Dr. Onnie Rogers
Across disciplines in the sciences, there is growing recognition of and appreciation for the social and emotional capacities and needs of human beings. Despite prevailing narratives that privilege individualism, meritocracy, grit and competition as the necessary ingredients of success and wellbeing, the science is clear: human beings are wired for meaningful, authentic relationships and it is our collectiveness and cooperation that allows us to succeed and thrive. "The State of Religion and Young People 2020: Relational Authority" report presents high-quality data with compelling narratives from young people that affirms this reality. The model of “Relational Authority” is a powerful and functional framework that offers clear language and toolkit for parents, educators, and spiritual leaders and mentors to engage and connect with young people in meaningful ways.  Perhaps most importantly, this report is a call to all of us to reconnect to our relational nature and core capacities so we can thrive – together. Thank you for listening to and elevating the voices of our young people!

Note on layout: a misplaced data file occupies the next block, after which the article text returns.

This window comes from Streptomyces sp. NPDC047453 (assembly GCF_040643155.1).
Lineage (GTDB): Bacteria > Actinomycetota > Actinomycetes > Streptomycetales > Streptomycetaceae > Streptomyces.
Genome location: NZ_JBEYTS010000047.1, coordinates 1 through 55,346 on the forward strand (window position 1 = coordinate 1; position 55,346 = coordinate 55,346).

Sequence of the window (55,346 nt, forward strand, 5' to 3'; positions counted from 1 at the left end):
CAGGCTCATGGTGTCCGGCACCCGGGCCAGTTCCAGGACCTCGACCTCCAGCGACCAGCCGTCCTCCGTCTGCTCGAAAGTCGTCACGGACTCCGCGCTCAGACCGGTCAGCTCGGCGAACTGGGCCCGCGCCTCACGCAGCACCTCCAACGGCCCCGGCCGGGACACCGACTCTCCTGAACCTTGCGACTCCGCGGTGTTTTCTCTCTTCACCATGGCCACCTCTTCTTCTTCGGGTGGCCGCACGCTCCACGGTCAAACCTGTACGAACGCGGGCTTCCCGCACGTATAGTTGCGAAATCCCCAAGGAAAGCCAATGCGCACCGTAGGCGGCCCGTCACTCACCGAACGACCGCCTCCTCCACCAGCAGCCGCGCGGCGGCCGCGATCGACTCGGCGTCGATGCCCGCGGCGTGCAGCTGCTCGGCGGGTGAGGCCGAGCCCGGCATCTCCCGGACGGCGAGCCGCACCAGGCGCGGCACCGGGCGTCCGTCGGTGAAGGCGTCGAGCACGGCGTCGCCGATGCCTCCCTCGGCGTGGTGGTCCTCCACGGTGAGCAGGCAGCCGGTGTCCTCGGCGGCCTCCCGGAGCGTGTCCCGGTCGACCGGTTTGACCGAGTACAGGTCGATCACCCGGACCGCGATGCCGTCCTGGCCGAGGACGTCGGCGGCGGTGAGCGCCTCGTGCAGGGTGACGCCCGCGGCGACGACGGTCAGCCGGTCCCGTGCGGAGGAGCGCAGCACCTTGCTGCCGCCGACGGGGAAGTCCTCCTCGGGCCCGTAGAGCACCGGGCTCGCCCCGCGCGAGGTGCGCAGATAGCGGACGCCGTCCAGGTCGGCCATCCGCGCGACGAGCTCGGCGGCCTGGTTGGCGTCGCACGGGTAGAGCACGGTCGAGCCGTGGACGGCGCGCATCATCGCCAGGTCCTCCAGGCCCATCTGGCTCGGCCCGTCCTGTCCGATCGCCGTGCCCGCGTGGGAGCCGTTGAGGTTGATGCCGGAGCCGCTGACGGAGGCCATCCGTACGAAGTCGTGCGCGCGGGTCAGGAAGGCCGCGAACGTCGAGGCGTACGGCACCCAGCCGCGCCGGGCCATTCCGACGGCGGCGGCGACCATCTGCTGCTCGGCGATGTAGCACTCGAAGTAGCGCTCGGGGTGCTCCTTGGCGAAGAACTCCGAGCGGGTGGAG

Seher Siddiqee
The State of Religion & Young people 2020 is an incredibly important resource for me in my work with youth as a Pediatric Chaplain. Every day, I hear stories of youth who are deeply thinking about the world and how they fit into it. For many of my patients, they are quick to reject affiliation with any specific community or religious tradition, rather they are finding ways to build their own communities. As Springtide's research suggests, connection with a trusted adult mitigates feelings of loneliness. These connections are essential to young people cultivating their own worldviews, making meaning of their experiences and finding purpose. Trust is not assumed because of a role or position one may have, but the commitment to building a relationship with them -showing up is one of the most important step. Imagining all the unique ways that individuals are consuming and integrating the world around them can feel like a daunting task for a provider who may not be familiar with all of it. This report is a helpful tool for me to think about how I am engaging with youth and building relationships with them so that I can provide as best care as possible for them.